One essential tool created and promoted by the IHRA’s network of experts is a set of recommendations for educators and educational policymakers to consider when developing effective curricula and educational materials about the Holocaust. The IHRA is in the process of refreshing these recommendations, in particular the “Why,” “What,” and “How,” in order to incorporate recent research and knowledge about teaching and learning about the Holocaust.
This project began in September 2018 and will continue through January 2020. The aim of the project is to safeguard the historical record by promoting the use of fact-based, educationally sound approaches for teaching and learning about the Holocaust in both formal and informal settings. These approaches can then serve to challenge denial, distortion, and obfuscation of the historical record.
“The field of teaching and learning about the Holocaust has evolved over the past two decades. The world is always, of course, changing as well. We want to ensure the recommendations remain relevant for educators who must navigate current challenges and seize new opportunities,” noted project co-lead Jennifer Ciardelli (member of IHRA's Educational Working Group).
Expertise from educators
On the 25 and 26 March, the IHRA hosted a workshop for the project. Eight educators participated, representing eight different countries: Austria, Croatia, France, Germany, Lithuania, Poland, Spain, and Sweden. In an effort to seek feedback beyond the circle of IHRA delegates, the workshop allowed the educators to provide input and ideas based on their experiences working in schools, as teachers trainers, and at memorial museums. The focus group provided insight - through their own professional lens - to help answer: how can the IHRA make these guidelines as user-friendly and relevant as possible?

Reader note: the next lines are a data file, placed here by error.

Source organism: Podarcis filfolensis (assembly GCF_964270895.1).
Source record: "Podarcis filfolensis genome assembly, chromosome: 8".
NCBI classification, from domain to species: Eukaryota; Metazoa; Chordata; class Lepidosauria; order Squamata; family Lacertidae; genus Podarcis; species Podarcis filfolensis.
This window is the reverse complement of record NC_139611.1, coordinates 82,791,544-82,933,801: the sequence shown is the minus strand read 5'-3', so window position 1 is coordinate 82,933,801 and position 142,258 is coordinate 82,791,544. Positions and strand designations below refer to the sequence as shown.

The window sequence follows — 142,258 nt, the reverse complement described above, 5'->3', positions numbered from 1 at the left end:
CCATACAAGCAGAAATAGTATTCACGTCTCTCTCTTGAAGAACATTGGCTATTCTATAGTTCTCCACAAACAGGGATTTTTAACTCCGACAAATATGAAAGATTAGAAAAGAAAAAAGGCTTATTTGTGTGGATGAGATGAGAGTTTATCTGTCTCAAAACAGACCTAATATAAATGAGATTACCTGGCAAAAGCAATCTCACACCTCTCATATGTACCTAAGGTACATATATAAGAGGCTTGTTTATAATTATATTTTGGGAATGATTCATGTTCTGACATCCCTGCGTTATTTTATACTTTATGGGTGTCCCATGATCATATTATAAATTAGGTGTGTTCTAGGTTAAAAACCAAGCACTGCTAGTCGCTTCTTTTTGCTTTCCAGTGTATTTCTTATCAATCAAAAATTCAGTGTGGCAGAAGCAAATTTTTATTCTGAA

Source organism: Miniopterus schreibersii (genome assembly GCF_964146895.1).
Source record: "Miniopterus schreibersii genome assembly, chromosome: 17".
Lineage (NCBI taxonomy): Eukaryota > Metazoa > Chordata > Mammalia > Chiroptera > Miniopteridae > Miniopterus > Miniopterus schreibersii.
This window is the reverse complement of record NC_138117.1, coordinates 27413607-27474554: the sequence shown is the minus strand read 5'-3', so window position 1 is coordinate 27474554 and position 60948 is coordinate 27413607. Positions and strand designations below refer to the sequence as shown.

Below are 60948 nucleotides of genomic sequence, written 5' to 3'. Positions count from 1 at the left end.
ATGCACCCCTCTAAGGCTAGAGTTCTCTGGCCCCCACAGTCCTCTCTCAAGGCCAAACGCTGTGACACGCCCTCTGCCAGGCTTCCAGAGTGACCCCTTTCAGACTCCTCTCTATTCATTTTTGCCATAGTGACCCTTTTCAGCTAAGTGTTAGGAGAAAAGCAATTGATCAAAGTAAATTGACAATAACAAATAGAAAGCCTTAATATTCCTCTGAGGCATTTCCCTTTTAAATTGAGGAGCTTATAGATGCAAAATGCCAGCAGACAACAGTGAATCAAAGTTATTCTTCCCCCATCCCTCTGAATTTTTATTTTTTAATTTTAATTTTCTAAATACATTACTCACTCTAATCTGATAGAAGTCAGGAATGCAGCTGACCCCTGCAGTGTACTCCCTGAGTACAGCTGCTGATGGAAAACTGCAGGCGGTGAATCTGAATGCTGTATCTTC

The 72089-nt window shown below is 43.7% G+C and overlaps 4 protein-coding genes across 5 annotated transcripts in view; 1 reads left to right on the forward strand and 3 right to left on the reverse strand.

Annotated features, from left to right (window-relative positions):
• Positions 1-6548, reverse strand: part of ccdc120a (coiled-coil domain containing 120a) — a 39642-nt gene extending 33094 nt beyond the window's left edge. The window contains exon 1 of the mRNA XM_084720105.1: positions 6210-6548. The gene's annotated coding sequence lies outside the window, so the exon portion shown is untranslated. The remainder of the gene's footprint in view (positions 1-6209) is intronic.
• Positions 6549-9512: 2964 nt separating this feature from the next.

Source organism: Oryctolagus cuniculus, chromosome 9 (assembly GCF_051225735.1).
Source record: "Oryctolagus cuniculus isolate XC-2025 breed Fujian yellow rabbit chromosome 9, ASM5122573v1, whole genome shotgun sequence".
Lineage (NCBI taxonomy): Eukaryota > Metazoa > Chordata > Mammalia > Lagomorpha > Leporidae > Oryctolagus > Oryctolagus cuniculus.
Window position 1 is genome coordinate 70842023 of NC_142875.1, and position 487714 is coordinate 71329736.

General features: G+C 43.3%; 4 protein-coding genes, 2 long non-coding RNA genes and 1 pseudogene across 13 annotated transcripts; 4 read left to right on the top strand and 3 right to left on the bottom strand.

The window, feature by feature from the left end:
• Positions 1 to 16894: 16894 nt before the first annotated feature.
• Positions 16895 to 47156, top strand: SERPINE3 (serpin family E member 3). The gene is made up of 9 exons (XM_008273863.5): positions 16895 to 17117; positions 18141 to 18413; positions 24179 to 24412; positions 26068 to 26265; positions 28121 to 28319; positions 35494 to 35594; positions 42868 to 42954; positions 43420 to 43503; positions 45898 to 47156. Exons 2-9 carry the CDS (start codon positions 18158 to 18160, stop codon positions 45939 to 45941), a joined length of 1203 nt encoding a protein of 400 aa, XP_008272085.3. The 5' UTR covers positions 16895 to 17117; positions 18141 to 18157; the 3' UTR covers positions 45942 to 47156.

The IHRA unites governments and experts to strengthen, advance and promote Holocaust education, remembrance and research worldwide, and to uphold the commitments of the 2000 Stockholm Declaration.
Members of the core project team are: Jennifer Ciardelli (USA), Niels Weitkamp (Netherlands), Andrea Szonyi (Hungary), Benjamin Geisert (Norway), Wolf Kaiser (Germany), Paula Cowan (UK), Lena Casiez (France), and Yessica San Roman (Spain).